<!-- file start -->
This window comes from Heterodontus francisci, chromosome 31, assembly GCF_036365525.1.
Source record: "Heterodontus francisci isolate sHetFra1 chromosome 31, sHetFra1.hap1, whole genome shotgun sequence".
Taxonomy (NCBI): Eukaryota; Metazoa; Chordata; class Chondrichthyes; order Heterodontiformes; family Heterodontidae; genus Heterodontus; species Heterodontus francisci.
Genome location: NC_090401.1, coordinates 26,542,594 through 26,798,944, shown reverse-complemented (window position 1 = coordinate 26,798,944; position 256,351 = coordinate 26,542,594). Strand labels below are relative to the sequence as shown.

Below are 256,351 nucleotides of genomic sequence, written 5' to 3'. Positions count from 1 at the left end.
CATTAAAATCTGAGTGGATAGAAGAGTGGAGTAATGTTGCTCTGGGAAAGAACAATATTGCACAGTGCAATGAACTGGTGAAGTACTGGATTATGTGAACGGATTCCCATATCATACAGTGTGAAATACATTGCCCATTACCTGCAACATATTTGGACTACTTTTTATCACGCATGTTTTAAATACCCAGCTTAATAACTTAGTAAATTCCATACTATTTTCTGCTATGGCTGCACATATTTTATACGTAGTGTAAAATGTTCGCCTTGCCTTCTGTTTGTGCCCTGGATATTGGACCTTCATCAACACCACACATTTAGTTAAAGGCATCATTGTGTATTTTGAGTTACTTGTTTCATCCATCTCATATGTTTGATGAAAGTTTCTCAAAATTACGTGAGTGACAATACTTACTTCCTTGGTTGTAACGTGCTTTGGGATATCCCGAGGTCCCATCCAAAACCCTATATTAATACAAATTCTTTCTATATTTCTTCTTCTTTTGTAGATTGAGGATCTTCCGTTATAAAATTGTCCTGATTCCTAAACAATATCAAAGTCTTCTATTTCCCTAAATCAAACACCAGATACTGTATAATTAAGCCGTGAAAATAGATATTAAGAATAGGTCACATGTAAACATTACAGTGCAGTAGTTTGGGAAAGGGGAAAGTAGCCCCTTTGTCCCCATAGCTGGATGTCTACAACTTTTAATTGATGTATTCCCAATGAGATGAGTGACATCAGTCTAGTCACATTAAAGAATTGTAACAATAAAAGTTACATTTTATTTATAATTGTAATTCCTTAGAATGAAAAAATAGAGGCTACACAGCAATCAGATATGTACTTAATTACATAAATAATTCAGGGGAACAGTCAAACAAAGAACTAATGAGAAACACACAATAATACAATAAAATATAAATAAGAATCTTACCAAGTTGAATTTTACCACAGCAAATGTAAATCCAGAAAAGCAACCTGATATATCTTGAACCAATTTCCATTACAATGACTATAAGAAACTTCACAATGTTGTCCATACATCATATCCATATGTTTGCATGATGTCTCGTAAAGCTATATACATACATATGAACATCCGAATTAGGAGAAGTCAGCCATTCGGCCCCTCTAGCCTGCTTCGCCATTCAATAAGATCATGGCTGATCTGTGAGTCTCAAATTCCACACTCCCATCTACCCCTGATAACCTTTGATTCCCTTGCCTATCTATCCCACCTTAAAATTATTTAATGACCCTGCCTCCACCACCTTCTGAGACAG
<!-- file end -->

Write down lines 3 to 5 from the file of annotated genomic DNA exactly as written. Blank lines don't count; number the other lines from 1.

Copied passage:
Taxonomy (NCBI): Eukaryota; Metazoa; Chordata; class Chondrichthyes; order Heterodontiformes; family Heterodontidae; genus Heterodontus; species Heterodontus francisci.
Genome location: NC_090401.1, coordinates 26,542,594 through 26,798,944, shown reverse-complemented (window position 1 = coordinate 26,798,944; position 256,351 = coordinate 26,542,594). Strand labels below are relative to the sequence as shown.

Below are 256,351 nucleotides of genomic sequence, written 5' to 3'. Positions count from 1 at the left end.